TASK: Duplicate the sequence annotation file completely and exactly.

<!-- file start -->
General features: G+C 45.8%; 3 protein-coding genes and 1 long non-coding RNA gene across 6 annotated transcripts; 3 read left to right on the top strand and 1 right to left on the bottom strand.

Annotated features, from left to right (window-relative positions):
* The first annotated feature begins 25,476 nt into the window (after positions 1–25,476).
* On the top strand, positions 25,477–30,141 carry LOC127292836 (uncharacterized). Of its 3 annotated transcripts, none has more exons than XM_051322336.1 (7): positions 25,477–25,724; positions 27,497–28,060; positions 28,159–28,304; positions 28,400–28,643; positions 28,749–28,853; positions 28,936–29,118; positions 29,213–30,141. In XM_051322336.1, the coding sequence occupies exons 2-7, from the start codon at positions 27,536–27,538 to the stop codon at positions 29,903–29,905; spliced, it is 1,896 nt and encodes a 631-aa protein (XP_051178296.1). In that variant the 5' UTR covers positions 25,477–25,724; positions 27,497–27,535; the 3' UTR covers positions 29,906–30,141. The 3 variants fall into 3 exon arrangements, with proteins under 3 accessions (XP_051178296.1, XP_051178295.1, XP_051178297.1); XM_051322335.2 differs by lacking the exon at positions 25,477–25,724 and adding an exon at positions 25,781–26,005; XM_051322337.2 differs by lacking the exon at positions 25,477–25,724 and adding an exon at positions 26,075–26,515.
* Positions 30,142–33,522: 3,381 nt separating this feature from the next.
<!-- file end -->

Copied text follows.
General features: G+C 45.8%; 3 protein-coding genes and 1 long non-coding RNA gene across 6 annotated transcripts; 3 read left to right on the top strand and 1 right to left on the bottom strand.

Annotated features, from left to right (window-relative positions):
* The first annotated feature begins 25,476 nt into the window (after positions 1–25,476).
* On the top strand, positions 25,477–30,141 carry LOC127292836 (uncharacterized). Of its 3 annotated transcripts, none has more exons than XM_051322336.1 (7): positions 25,477–25,724; positions 27,497–28,060; positions 28,159–28,304; positions 28,400–28,643; positions 28,749–28,853; positions 28,936–29,118; positions 29,213–30,141. In XM_051322336.1, the coding sequence occupies exons 2-7, from the start codon at positions 27,536–27,538 to the stop codon at positions 29,903–29,905; spliced, it is 1,896 nt and encodes a 631-aa protein (XP_051178296.1). In that variant the 5' UTR covers positions 25,477–25,724; positions 27,497–27,535; the 3' UTR covers positions 29,906–30,141. The 3 variants fall into 3 exon arrangements, with proteins under 3 accessions (XP_051178296.1, XP_051178295.1, XP_051178297.1); XM_051322335.2 differs by lacking the exon at positions 25,477–25,724 and adding an exon at positions 25,781–26,005; XM_051322337.2 differs by lacking the exon at positions 25,477–25,724 and adding an exon at positions 26,075–26,515.
* Positions 30,142–33,522: 3,381 nt separating this feature from the next.